I am finding it hard to really say much about life at present. I seem to snap out of it periodically and look back at a reasonably indistinct past made up of a montage of , Ultimate, work and the odd bit of roleplaying. I recently browsed back over the archives of my journal, and was pleasantly surprised to see a lot of careful thought, a bit of spurious academia and a lot of memes. Oh, happy times with the quiz memes.
They say that hindsight is 20/20, but honestly, with a bit of distance everything seems to get a bit blurry. I re-read my Phaistos essay recently, and with a bit of smear on my glasses there were a few places where I lost myself. It often happens, I guess. That’s why some poems and works were revised time and again by their authors. Pope’s The Dunciad, for example, was heavily edited 4 or 5 times, and a whole new book chucked onto the end 20 years after the original was published.
Well, I have assiduously kept all of my important and interesting writings from the age of about 15. Those of you who’ve been to my house will have seen the large stack of foolscap envelopes: this is principally what they contain. My output has been large, thanks largely due to a habit of writing a lot of practice essays for exams. Oh yes, I do exam prep. Or at least, I used to. This didn’t really happen my last time out.
Anyway, with such a huge wealth of wisdom on-tap, as it were, there seems no point in reinventing the wheel and writing anything new. So, I’ve picked an example at random of my 7th form English preparatory material, for a poetry answer on John Donne. He was an author I enjoyed immensely, and looking back, I can see that I lacked the broadness of experience to properly understand both his meta-physical writing, and his later sonnets:
John Donne, the first of the metaphysical poets, was an unusual poet. He differed from his contemporaries both in content and style. His content is generally argumentative and has been characterized as witty, with a liberal use of metaphors, puns and complex rhyme schemes. His style, closely linked with his content is conversational, almost prosaic, very different from the highly structured and artificial petrarchan conventions which prevailed in his life.
What modern readers of Donne are most often impressed by are his “metaphysical conceits”: a particularly unhelpful term coined by Dryden. Conceits are essentially the metaphorical equivalent of Homeric Similes, they are long and complex, often striking in nature and form aprt of an argument put forward by Donne. In The Flea the major conceit is the likening of a flea to a marriage temple, joining of souls and loss of chastity all at once. Donne has been trying to convince a woman to sleep with him. By likening the flea which bit both of them to these his is able to accuse her of committing murder and sacrilege when she kills it. The image is remarkable, extended as it is over the entire poem, and aids him in constructing his argument.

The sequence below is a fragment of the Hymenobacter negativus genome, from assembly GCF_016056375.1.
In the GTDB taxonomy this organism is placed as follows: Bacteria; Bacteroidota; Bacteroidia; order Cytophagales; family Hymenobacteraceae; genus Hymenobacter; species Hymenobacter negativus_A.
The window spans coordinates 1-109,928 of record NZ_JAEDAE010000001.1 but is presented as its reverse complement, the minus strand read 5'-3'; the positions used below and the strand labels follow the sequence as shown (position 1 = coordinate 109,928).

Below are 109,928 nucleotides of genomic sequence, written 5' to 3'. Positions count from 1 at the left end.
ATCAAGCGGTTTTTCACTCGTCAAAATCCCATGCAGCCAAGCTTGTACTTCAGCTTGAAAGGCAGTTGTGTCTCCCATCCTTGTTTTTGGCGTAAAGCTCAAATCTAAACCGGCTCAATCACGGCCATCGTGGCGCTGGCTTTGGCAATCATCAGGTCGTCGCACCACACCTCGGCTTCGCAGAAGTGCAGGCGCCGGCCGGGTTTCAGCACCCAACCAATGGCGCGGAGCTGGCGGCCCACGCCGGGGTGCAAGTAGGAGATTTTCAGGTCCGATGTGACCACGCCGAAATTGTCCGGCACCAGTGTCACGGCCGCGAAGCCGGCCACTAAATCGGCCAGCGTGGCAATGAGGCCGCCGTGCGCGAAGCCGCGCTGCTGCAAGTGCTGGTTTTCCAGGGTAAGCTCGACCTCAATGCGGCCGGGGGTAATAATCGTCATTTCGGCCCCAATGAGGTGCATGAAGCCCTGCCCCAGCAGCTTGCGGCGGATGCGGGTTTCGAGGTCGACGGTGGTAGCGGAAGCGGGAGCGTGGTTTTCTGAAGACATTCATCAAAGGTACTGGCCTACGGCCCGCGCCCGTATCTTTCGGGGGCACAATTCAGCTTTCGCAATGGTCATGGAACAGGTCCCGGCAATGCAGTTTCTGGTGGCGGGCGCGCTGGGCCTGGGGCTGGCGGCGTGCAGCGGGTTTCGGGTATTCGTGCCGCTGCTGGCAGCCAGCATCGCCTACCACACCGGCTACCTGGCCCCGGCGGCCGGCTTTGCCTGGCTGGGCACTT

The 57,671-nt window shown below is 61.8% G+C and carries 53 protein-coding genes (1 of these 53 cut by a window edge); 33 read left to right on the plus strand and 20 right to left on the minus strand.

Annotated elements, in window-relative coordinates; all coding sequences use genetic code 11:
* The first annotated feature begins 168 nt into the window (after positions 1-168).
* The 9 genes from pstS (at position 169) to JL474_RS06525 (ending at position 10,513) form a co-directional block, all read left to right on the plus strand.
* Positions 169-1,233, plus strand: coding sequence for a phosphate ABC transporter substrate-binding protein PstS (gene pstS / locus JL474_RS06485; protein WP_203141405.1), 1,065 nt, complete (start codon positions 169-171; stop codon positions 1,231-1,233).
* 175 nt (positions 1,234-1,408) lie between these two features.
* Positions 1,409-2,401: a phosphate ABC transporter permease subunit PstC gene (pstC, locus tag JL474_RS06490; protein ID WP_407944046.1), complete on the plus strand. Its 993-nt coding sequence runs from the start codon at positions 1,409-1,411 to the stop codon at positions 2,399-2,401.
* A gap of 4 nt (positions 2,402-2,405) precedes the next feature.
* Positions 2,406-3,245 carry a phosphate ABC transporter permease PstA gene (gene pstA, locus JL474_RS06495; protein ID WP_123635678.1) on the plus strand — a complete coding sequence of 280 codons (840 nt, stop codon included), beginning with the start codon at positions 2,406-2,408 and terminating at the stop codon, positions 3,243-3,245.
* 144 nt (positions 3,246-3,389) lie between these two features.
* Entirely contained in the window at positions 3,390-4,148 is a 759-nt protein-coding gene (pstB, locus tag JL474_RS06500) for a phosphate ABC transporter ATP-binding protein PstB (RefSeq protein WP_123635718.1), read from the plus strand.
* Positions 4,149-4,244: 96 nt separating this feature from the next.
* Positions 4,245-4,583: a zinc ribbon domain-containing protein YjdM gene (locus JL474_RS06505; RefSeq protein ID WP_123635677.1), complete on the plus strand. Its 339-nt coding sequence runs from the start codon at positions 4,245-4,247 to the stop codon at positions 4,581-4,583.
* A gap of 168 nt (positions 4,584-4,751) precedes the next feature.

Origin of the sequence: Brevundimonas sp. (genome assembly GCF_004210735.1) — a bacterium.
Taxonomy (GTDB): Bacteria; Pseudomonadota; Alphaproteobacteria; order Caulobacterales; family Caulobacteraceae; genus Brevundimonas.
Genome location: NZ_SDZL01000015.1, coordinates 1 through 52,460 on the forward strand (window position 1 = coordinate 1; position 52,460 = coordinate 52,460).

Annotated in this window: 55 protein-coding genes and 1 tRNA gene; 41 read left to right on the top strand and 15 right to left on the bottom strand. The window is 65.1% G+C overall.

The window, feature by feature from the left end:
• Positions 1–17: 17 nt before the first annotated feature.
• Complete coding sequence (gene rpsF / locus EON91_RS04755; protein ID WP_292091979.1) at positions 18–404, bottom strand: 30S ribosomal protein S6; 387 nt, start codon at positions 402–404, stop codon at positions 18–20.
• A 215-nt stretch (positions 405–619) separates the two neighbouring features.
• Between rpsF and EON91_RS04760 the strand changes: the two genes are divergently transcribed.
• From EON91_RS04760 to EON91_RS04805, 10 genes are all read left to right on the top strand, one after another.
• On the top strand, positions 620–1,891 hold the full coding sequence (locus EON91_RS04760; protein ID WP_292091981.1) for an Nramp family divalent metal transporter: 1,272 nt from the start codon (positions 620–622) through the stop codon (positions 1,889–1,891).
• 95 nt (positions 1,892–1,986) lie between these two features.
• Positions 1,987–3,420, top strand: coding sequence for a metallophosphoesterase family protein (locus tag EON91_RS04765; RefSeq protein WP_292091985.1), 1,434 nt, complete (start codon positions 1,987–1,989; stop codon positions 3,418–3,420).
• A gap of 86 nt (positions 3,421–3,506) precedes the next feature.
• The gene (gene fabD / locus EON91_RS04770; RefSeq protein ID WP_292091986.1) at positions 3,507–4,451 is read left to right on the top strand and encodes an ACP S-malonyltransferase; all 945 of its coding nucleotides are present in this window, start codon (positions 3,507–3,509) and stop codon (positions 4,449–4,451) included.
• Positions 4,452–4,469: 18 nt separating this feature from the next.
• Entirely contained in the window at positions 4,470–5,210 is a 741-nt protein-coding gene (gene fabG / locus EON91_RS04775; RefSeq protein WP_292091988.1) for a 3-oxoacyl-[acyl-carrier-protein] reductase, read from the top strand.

Donne’s virtuosity did not restrict itself to conceits. He was equally fond of clarity in through through paradox and puns. A Hymn to God the Father contains none of his characteristic conceits, but does feature a play on the word “done” which is a homonym for “Donne”: ‘when thou hast done, thou hast not done| for I have more.’ He has asked god for redemption of his sins, but acknowledges that should god forgive him, god will neither have finished (for he has more sin) not have Donne in his domain, for the same reason. This interpretation is aided by the impression that Donne is speaking, rather than writing, given by the poem.
Paradox also abounds in Woman’s Constancy. Donne complains that women have no way but ‘falsehood to be true’, a seemingly silly assertion. However, with some thought it becomes clear that Donne is claiming women are by nature false, and so they must lie and be false.
Stylistically, Donne broke new ground. The Petrarchan concept of a virginal pure love was a dominant feature of the poetic landscape, but most of Donne’s early work is in the same vein as the flea, mocking this tradition. The lack of women’s fidelity seems to have preoccupied him somewhat; Goe catch a falling starre is one of these more flippant examples. Donne lists a set of Herculean tasks, but says all of them are easier than finding a pure woman. This cynicism and argumentative writing distinguished Donne from others.
Ultimately, Donne’s work still impresses people today mainly because Donne’s work had rich intellectual properties which are still not commonly found; his many-layered “conceits” which hold more meaning than simple metaphors; his adroit use of paradoxical statements to encourage his audience to think; witty use of puns, both for amusement and for a serious point; and the well-reasoned (if contrived) arguments presented in his works are a display of intelligence.
It’s hard to self-analyse actually, even after more than 10 years. I was given an A- for it at the time, which I think is a little generous given how one-dimensional this analysis is. Yes Alasdair, Donne was clever, what else did you notice?
And yet, I suppose, as everyone naturally increases their store of knowledge, all previous work can only be looked at in the light of shortfalls in comparison to current capabilities. Perhaps old-age is the point where you look back and realize that your best work is behind you. Not for me, hurrah!